Podcast 10: Building Enterprise Software Companies from a Venture Capitalist - Craftsman Founder

Podcast 10: Building Enterprise Software Companies from a Venture Capitalist

Frank Artale is a managing partner at Ignition, a boutique early-stage venture capital firm investing in enterprise software. He joined the firm in 2011.

Before that, Frank was the GM of Windows NT, working alongside the now CEO of Microsoft, Satya Nadella. He founded Consera which was sold to HP. Then he worked for Accel Partners, one of the larger VCs. From Accel, he decided to join XenSource which was acquired by Citrix in October 2007 after raising $38 Million from Accel and others.

Show Notes

  • What separates great entrepreneurs from the pack? First time entrepreneurs are all about energy and raw talent, and a big brain. I like to see entrepreneurs with some mistakes that they learned from.
  • What do you look for in an entrepreneur? Being a good listener. If you can’t be a good listener with an investor, can you imagine how bad of a listener the person will be with a customer? We love opinions, but listening is super important. We also want entrepreneurs to understand their own weaknesses. The final thing is being a domain expert.
  • How does a first time entrepreneur raise money? Team up with one or two people who have been involved with startups before so you can draw from people.
  • What mistakes do entrepreneurs make? They think that VCs will provide the all the expertise the entrepreneur needs, but we can’t be there all the time. We don’t work at the company, we are just advisors.
  • What’s the biggest misconception that founders have about investors? Investors are not evil. Investors are not just money. We do work as advisors, especially early stage investors.
  • What should an entrepreneur know about VCs? A single investment should be able to return our entire fund. Let’s say we own 20% of a company and our fund is $150M, we need to have conviction that the company could be worth over $750M some day. That can’t happen in a short amount of time. That can take 7-10 years.
  • What do you wish that more entrepreneurs knew? I wish more founders knew more mistakes and learned from them. Think about things that didn’t work and make that part of your memory on a day to day basis. Remember your mistakes. And celebrate your successes. And finally give more credit. There is far too much “I”. I love it when people give credit to others which make great teams.
  • How do you pick a team? The best teams are together for a reason. They have a history. They have gone through tough times together. Forcing a team together is generally not successful. A mediocre team almost never produces a great product.
  • Why did you become a VC? I love working with a portfolio of companies and stay involved as an advisor. Watching people grow during the process is really rewarding to me. If a few people have a life changing positive event at the exit of a company, it makes me feel really good.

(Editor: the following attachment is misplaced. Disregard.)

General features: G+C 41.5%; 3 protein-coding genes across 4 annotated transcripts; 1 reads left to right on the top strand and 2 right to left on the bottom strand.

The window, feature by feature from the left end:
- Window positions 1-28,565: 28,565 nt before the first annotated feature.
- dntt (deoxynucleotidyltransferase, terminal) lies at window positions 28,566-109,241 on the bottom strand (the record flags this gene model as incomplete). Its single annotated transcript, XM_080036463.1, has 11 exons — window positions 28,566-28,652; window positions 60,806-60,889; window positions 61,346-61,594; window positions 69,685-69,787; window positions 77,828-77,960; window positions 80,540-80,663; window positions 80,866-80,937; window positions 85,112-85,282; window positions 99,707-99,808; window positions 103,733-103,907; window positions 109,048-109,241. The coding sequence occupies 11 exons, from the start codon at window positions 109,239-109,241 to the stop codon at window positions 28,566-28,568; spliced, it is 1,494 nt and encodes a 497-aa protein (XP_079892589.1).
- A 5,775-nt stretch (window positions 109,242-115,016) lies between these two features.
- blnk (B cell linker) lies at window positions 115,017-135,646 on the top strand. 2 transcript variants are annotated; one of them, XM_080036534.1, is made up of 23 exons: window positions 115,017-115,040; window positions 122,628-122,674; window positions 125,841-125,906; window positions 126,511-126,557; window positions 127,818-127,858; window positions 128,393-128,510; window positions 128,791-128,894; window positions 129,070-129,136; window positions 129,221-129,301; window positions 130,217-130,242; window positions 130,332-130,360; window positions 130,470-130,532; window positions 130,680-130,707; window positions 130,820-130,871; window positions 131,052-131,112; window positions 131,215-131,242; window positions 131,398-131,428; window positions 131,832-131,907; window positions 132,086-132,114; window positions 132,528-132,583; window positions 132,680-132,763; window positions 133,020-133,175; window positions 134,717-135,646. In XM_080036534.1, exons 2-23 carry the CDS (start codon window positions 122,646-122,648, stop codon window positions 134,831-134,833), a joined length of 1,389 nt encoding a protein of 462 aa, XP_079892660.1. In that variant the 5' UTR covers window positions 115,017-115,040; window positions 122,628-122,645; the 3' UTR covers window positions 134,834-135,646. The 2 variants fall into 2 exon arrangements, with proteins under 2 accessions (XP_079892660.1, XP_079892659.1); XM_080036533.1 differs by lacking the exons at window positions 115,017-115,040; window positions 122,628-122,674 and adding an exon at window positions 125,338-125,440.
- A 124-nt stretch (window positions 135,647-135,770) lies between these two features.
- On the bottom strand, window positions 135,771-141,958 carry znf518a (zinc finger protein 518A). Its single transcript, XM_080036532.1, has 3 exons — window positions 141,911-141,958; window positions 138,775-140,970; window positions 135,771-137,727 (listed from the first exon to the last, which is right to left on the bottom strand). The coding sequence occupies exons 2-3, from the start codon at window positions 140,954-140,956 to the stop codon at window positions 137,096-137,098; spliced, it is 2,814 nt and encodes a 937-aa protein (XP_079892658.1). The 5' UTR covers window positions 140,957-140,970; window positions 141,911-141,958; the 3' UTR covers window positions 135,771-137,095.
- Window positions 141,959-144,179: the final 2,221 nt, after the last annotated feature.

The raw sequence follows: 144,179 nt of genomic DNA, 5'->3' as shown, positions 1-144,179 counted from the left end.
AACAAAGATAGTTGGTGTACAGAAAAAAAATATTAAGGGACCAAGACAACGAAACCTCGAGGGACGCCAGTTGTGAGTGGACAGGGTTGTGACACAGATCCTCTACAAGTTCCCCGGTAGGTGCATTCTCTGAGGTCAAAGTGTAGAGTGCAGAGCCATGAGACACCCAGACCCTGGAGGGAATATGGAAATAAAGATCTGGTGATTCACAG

• How many investments do you make in a year? Investment pace is dictated by the fund size. Any single investor can handle about $50M worth of investment over 10-15 investments. For me this means 2-3 investments a year of $3-5M in each investment.
  • What’s your investment thesis? Does this startup make a class of product that most businesses will need one of. And the businesses I mean have at least 1,000 employees. We think about what will those businesses need one of 10-15 years from now. A lot of entrepreneurs don’t think that way?
  • What makes a great enterprise software entrepreneur? It is great if the founder worked at a big company for long enough to have access to enterprise customers willing to fork over money to pay for something. Understanding how businesses buy software is important. You can’t stay there too long though because you end up becoming a big company person.
  • What’s a misconception about building an enterprise software company? Enterprise software sales is not just about the product. It is because the buying company deeply understands the system and also provides high-touch, in-person advice around implementation, how to use it and things like that. B2C doesn’t include high-touch trusted advice. B2B takes sales people on the ground and long-term relationships. The customer wants to believe that you are smarter than they are about what they are buying.
  • What do founders get wrong when picking startup ideas? Being a victim of a false signal and being a “me too” kind of company thinking they can get a quick exit. Also understand you are not building a product for yourself. Finally, not understanding the total market size. Just because there is a lot of press doesn’t mean that there are people who will pay money?
  • What excites you about startups? Every day is different. The excitement about being part of the success and helping to manage the low are the things that excite me. The other thing is that I get to be around the smartest people I ever meet.

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Lucas Carlson

About the Author

Lucas Carlson

Lucas Carlson is a hands-on consultant, author and entrepreneur. He helps founders discover opportunities for growth, both for their companies and for themselves. He was the CEO and founder of AppFog, a popular startup acquired in 2013 after signing up over 100,000 developers and raising nearly $10M in venture funding from top angels and VCs.

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